Four months after the CityCenter project in Las Vegas was saved from bankruptcy by its shareholders, Dubai World and MGM Mirage, the hotel and leisure complex is embarking on a hiring spree for 12,000 staff, officials said yesterday.
Revitalised CityCenter is chasing 12,000 staff
Four months after the CityCenter project in Las Vegas was saved from bankruptcy by its shareholders, Dubai World and MGM Mirage, the hotel and leisure complex is embarking on a hiring spree for 12,000 staff, officials said yesterday. The recruitment drive for jobs at ARIA Resort and Casino, Vdara Hotel and Crystals retail district would be the "single largest hiring effort in the nation", the company said. The jobs range from bartenders and cooks to prop handlers, slot operators and manicurists.
"We're proud to celebrate this significant milestone as we begin to extend job offers to 12,000 deserving individuals," said Bobby Baldwin, the president and chief executive of CityCenter. "This is more than a collection of resorts; we see it as a beacon of hope for a future of renewed economic vitality in Las Vegas." The announcement comes as MGM Mirage, the developer of the project, is scrambling to prevent home buyers in the residential towers of the project from defaulting. Prices in Las Vegas have fallen 53 per cent between August 2006 and May this year. The company has been re-pricing homes and trying to get additional financing from banks for its customers, Jim Murren, MGM's chief executive, said last month.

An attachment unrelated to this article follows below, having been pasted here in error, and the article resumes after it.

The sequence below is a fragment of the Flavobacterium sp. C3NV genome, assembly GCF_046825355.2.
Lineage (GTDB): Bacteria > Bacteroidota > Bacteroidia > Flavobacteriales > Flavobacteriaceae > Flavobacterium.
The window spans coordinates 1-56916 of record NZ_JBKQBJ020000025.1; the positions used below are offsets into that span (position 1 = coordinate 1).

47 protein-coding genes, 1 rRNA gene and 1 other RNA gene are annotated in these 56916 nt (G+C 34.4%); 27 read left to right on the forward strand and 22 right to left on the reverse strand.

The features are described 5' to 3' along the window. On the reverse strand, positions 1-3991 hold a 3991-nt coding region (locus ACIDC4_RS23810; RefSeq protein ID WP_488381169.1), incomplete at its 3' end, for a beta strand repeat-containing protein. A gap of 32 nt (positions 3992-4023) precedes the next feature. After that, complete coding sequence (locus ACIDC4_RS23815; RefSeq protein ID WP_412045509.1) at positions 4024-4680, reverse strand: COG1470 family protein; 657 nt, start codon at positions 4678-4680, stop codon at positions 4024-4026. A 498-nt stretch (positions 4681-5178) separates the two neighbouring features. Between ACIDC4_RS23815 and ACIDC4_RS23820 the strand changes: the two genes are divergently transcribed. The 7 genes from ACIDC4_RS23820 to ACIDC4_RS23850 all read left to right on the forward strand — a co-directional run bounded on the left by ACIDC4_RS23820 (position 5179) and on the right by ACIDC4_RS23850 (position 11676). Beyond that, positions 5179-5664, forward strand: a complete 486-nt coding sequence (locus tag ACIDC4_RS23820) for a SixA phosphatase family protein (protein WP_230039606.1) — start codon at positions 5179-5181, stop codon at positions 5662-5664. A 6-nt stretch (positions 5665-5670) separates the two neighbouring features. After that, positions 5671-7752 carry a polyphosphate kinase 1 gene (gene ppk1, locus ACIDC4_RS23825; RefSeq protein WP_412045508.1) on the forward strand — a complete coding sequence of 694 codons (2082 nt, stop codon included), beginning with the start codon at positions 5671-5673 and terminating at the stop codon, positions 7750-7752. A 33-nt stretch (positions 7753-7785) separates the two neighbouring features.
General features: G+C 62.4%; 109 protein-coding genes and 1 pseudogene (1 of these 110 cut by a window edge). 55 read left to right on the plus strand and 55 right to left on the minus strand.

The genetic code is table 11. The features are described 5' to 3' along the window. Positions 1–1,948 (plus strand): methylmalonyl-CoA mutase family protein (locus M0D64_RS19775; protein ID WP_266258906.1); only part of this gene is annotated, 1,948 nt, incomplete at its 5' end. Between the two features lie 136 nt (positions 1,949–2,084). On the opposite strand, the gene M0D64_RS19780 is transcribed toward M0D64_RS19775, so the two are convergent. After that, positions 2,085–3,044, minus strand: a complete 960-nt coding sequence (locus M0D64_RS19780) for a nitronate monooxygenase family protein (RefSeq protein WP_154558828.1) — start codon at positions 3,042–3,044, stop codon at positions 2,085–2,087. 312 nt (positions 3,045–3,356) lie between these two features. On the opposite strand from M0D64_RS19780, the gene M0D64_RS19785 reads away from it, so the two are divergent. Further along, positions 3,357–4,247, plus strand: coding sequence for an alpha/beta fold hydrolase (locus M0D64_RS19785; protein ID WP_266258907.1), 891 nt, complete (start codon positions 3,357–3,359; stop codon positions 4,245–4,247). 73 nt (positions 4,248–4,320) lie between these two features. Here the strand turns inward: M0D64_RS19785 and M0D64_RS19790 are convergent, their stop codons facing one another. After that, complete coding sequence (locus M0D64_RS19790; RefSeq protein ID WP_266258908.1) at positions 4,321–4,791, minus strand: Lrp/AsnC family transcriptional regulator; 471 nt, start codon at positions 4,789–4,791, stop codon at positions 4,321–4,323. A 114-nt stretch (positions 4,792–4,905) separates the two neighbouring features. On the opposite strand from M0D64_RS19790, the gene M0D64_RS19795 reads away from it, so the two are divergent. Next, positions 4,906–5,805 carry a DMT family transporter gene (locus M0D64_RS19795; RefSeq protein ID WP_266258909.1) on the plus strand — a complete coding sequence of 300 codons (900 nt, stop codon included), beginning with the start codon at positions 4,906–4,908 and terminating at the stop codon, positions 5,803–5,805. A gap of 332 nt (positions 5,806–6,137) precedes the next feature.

CityCenter is one of Dubai's largest profile investments outside the UAE. It bought a 50 per cent stake in the project in 2007 for Dh9.9 billion (US$2.69bn). But troubles with the project's schedule and MGM Mirage's ability to continue funding the project led Dubai World to file a lawsuit against MGM Mirage for an alleged breach of its agreement earlier this year. MGM Mirage eventually paid a Dh734.6 million debt payment that allowed construction to continue and the two sides have since downplayed the dispute.